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TASTING EXPERIENCE AT EGRO'

Chocolate

The history of chocolate can be traced to the ancient Mayans, and even earlier to the ancient Olmecs of southern Mexico. The word chocolate may conjure up images of sweet candy bars and luscious truffles, but the chocolate of today has small similarities with the chocolate of the past. Throughout much of history, chocolate was a revered but bitter beverage, not a sweet, edible treat. Chocolate is made from the fruit of cacao trees, which are native to Central and South America. The fruits are called pods and each pod contains around 40 cacao beans. The beans are dried and roasted to create cocoa beans.

Today you will taste:

1. 100% Cacao
2. Healthy mens sana
3. Alpine pastures milk
4. Milk gluten free
5. Ginseng and honey 
6. Vin brûlé 

Extra Virgin Olive Oil

There are hundreds of different varieties of olives, therefore infinite aromas and intensities. Find out which one combines best with your favourite dish or palate. Here you will find our selection made with a team of Evoo experts. The intensity of the oil is influenced by the the type of olive used and how ripe it was when picked. Most olive oils are blends of various types of olives which combine to create an olive oil which conforms to the intentions of the producer. However some oils are monoculture oils, made from a single variety.

TASTING TIPS:

You will want to consider both the aromas and the flavour sensations of each oil. Color is not an indication of quality, although it can influence a taster's perception. Professionals use blue-tinted glasses to remove any bias based on color.

Place about a tablespoon of the oil into your tasting glass. Warm the oil by cupping your hands around and over the top of the glass and slowly rotate it so the oil sticks all around the sides.

Remove your hand from the top of the glass and put your nose up close, inhaling to catch the aromas.

Think about what you smell – is it green, ripe, mature, fruity?

If you want to, jot down your initial perceptions so you can refer back to them as you compare oils.

Now, you taste!

Sip enough oil to hold in your mouth and let the flavors cover your tongue. Make some noise by slowly sucking in some air, which will help release the flavors in the oil.

What notes do you catch – Apple? Tomato? Herbs? Citrus? Nutty? Artichokes?

Do you feel bitterness on your tongue? Pungency in the back of your throat?Think about the level of intensity of each sensation – are they balanced or does one dominate?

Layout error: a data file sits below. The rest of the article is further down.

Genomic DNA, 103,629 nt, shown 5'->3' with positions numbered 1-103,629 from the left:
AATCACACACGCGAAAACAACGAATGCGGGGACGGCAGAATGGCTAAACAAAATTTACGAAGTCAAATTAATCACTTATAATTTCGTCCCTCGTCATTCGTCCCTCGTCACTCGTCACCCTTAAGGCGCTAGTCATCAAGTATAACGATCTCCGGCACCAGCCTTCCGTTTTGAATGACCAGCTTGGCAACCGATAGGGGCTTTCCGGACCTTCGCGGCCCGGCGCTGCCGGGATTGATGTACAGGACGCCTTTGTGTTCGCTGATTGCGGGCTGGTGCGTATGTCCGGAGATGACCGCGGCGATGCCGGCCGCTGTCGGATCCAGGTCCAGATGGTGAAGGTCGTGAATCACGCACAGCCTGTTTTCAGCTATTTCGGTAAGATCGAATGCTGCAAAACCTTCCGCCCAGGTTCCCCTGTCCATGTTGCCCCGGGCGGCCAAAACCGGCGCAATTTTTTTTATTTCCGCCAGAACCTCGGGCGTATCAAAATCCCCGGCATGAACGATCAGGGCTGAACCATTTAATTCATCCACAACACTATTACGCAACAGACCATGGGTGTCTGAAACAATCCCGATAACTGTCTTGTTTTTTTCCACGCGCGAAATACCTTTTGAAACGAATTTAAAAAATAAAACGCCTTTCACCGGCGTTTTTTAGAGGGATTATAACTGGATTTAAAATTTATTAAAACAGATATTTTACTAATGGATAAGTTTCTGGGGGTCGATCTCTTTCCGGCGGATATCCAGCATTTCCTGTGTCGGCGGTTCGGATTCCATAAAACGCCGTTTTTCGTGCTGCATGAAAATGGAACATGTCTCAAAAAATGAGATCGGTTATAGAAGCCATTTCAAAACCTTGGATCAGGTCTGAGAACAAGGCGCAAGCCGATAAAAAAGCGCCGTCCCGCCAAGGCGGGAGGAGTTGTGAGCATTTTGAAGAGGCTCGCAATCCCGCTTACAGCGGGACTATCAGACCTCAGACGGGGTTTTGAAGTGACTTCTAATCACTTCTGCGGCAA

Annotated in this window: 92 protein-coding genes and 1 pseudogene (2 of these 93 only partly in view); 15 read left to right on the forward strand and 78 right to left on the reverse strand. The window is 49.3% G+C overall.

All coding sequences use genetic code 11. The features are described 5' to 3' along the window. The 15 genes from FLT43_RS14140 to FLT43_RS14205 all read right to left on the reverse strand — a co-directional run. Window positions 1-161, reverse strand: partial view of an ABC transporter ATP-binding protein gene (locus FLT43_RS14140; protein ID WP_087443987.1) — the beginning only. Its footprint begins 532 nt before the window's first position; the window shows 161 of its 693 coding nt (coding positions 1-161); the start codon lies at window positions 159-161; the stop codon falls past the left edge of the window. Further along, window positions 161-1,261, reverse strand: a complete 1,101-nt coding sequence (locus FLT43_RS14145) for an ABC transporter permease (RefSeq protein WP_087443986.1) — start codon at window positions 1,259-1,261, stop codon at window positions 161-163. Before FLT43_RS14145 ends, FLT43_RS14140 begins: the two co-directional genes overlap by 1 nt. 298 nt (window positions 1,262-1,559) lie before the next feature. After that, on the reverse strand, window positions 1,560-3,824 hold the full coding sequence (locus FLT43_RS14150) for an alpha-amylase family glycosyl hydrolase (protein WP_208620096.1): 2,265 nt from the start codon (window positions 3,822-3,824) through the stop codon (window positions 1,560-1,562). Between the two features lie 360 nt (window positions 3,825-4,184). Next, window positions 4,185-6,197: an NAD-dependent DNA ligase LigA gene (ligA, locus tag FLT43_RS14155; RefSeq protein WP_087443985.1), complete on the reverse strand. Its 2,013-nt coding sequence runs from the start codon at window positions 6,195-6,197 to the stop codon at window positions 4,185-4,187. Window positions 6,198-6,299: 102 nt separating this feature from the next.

Again, jot down some notes so you can look back and compare later.

Once you’ve had your fill of EVOO shots, you can have some real fun by working on pairing different oils with different foods.
You'll be amazed at the variety and results!

Today you will taste:

1. Centoleum - by Centumbrie - Umbria
2. Carolino Amalfi - by Carolino - Campania
3. DOP Chianti - by Pruneti - Toscana
4. Mantegna Leccio del corno - by Tini - Abruzzo
5. Eximius - by Traldi - Lazio
6. Coratina - by Gangalupo - Puglia

Discover more about our EVOO selection:

Extra Virgin Olive Oils Selection

Listen our Podcasts:

EXPLORE

Cheese

Who invented cheese?

The food we now relegate to the end of the meal, usually before dessert, was one of the most important discoveries in the history of civilisation. Nomadic peoples based their economy on cheese.

In classical Greece the discovery of rennet was attributed to nymphs, from whom the mythical Ariosteo would have learned it, who would have then spread it among men. And all the ancient and modern literature mention cheese. From Homer onwards, cheese gluttons have been countless. The brutality of the Cyclops is transformed into the dreamy ecstasy of the Virgilian shepherds, into the sorrowful sentimentality of the heroes of Arcadia, without cheese leaving the scene.

But even though cheese has been appreciated since ancient times, we do not know the etymological origin of the word for rennet. In fact, today's word cheese is just a derivation of the word "formos" because that is how the ancient Greeks called the wicker basket in which they used to put the curdled milk, evidently to give it a shape.

The Greek formos became the "form" of the Romans who, as it is known, were particularly sensitive to every expression of it and took care to present food on the table, we would say today, with a perfect dressing. In turn, it was transformed, in ancient French, in "formage" and then it took the modern versions of Italian formaggio and French fromage.

Likewise we do not know who first had the idea to help nature to obtain lactic acid by spontaneous fermentation. In fact we do not know who, for the first time, had the idea to guide, modify and sometimes properly block the alcodification of milk: in other words, we do not know anything about the person or the people who started the actual process of cheese making.

This process is the result of centuries of subsequent experiences which are still being modified and studied today. The constant evolution in the technique of preparation, processing and aging of cheeses should not make us think about revolutionary changes occurred during the centuries.

As a matter of fact, the basic principles for making cheese have remained the same as in the good old days, whereas the changes made over time are mainly due to imagination and different tastes.

Today you will taste:

1. Burrata - Puglia
2. Parmigiano Reggiano - Emilia Romagna
3. Gran Kinara - Piemonte
4. Caciocavallo Irpino - Campania
5. Testun Occelli - Piemonte
6. Blue cheese of Bufalo - Lombardia

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